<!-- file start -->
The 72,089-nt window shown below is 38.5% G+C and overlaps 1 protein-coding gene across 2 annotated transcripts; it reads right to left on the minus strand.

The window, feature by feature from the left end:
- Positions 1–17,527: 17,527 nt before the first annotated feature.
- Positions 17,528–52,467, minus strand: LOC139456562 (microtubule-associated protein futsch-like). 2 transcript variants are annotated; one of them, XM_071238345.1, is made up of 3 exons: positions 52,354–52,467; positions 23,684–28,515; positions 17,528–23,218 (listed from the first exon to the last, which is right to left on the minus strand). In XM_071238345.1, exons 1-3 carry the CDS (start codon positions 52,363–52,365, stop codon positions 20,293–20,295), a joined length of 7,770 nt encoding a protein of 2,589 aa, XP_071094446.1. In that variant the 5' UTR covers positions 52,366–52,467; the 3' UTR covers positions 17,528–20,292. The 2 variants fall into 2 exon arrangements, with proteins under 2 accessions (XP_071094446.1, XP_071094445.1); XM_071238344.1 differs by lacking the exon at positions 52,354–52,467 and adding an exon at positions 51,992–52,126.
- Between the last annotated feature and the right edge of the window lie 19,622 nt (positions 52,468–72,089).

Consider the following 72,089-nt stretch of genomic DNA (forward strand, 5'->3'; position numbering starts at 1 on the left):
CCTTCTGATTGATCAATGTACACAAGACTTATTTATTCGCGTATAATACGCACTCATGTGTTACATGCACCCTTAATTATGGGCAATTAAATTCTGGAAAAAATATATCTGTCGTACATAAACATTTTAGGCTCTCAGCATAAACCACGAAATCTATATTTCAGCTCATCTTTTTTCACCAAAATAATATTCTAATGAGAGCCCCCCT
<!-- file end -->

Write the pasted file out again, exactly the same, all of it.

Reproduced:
The 72,089-nt window shown below is 38.5% G+C and overlaps 1 protein-coding gene across 2 annotated transcripts; it reads right to left on the minus strand.

The window, feature by feature from the left end:
- Positions 1–17,527: 17,527 nt before the first annotated feature.
- Positions 17,528–52,467, minus strand: LOC139456562 (microtubule-associated protein futsch-like). 2 transcript variants are annotated; one of them, XM_071238345.1, is made up of 3 exons: positions 52,354–52,467; positions 23,684–28,515; positions 17,528–23,218 (listed from the first exon to the last, which is right to left on the minus strand). In XM_071238345.1, exons 1-3 carry the CDS (start codon positions 52,363–52,365, stop codon positions 20,293–20,295), a joined length of 7,770 nt encoding a protein of 2,589 aa, XP_071094446.1. In that variant the 5' UTR covers positions 52,366–52,467; the 3' UTR covers positions 17,528–20,292. The 2 variants fall into 2 exon arrangements, with proteins under 2 accessions (XP_071094446.1, XP_071094445.1); XM_071238344.1 differs by lacking the exon at positions 52,354–52,467 and adding an exon at positions 51,992–52,126.
- Between the last annotated feature and the right edge of the window lie 19,622 nt (positions 52,468–72,089).

Consider the following 72,089-nt stretch of genomic DNA (forward strand, 5'->3'; position numbering starts at 1 on the left):
CCTTCTGATTGATCAATGTACACAAGACTTATTTATTCGCGTATAATACGCACTCATGTGTTACATGCACCCTTAATTATGGGCAATTAAATTCTGGAAAAAATATATCTGTCGTACATAAACATTTTAGGCTCTCAGCATAAACCACGAAATCTATATTTCAGCTCATCTTTTTTCACCAAAATAATATTCTAATGAGAGCCCCCCT